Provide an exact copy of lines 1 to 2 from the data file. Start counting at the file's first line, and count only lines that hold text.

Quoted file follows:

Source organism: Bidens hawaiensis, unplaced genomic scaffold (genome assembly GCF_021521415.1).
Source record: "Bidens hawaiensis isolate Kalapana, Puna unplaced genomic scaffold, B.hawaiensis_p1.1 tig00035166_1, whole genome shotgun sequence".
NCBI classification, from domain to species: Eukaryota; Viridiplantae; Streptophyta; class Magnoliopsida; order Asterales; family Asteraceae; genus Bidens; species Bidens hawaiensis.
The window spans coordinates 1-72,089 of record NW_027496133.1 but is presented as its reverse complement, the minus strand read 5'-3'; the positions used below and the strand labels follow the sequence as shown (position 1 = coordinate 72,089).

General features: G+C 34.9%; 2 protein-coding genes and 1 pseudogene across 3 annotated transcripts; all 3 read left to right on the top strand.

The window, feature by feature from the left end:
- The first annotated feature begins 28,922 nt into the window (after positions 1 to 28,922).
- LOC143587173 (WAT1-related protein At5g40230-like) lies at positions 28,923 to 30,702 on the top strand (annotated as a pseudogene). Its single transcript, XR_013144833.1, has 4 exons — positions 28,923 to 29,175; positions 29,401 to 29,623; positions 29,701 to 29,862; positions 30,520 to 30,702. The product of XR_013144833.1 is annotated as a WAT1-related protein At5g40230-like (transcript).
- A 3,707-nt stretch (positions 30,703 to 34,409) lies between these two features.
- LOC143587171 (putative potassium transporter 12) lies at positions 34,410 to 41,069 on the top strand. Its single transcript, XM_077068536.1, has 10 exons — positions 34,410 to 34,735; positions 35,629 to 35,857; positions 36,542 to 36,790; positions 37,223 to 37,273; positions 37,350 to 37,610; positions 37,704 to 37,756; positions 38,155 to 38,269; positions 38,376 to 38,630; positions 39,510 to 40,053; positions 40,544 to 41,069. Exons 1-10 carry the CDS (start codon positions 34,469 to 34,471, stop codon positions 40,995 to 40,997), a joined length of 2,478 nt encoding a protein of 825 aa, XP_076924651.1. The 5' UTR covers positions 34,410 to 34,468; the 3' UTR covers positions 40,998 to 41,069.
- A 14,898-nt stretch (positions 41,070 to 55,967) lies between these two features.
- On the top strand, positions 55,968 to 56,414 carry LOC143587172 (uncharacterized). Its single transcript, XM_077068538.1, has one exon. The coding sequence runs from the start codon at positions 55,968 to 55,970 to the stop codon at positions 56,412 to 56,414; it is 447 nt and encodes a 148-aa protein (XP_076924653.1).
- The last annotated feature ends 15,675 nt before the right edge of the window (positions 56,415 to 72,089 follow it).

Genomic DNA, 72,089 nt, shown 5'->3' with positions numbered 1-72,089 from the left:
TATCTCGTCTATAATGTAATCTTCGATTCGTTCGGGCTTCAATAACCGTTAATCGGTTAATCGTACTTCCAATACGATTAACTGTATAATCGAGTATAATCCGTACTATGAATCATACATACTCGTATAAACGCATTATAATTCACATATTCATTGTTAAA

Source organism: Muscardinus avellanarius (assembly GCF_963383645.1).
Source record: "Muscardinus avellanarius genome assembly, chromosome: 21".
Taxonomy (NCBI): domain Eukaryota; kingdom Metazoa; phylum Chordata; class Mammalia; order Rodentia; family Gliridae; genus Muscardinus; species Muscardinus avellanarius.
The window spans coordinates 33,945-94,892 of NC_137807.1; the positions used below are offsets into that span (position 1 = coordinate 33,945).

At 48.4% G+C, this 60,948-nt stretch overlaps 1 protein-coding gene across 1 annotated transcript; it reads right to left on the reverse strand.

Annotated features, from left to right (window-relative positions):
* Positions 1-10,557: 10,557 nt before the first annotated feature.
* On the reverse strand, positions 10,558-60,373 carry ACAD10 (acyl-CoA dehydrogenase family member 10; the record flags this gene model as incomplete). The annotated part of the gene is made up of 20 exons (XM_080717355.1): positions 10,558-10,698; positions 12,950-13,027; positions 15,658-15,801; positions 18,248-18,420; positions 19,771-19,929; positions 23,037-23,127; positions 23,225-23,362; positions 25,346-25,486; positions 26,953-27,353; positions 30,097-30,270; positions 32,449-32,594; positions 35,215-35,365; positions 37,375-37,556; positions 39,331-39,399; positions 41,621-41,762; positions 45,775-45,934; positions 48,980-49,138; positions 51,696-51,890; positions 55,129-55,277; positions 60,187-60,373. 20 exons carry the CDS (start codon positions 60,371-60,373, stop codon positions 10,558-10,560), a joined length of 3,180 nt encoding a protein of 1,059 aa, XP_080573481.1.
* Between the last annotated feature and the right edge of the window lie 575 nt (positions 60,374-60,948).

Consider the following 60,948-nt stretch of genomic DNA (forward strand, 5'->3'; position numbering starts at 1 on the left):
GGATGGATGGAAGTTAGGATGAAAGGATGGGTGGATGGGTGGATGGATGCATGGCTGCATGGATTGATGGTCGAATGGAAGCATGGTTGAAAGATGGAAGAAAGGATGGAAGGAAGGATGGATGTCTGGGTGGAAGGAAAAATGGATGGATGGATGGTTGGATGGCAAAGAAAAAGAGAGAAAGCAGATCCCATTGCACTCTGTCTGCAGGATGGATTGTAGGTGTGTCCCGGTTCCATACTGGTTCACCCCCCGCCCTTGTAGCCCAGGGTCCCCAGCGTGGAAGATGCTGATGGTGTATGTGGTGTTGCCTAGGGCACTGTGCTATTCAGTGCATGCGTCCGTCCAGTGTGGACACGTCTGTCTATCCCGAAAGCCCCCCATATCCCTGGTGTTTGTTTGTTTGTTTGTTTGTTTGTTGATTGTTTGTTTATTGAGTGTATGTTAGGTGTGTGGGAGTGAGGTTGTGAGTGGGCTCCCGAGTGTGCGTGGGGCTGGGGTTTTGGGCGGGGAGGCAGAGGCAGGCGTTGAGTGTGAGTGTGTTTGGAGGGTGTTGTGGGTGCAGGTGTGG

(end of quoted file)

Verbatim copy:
Source organism: Bidens hawaiensis, unplaced genomic scaffold (genome assembly GCF_021521415.1).
Source record: "Bidens hawaiensis isolate Kalapana, Puna unplaced genomic scaffold, B.hawaiensis_p1.1 tig00035166_1, whole genome shotgun sequence".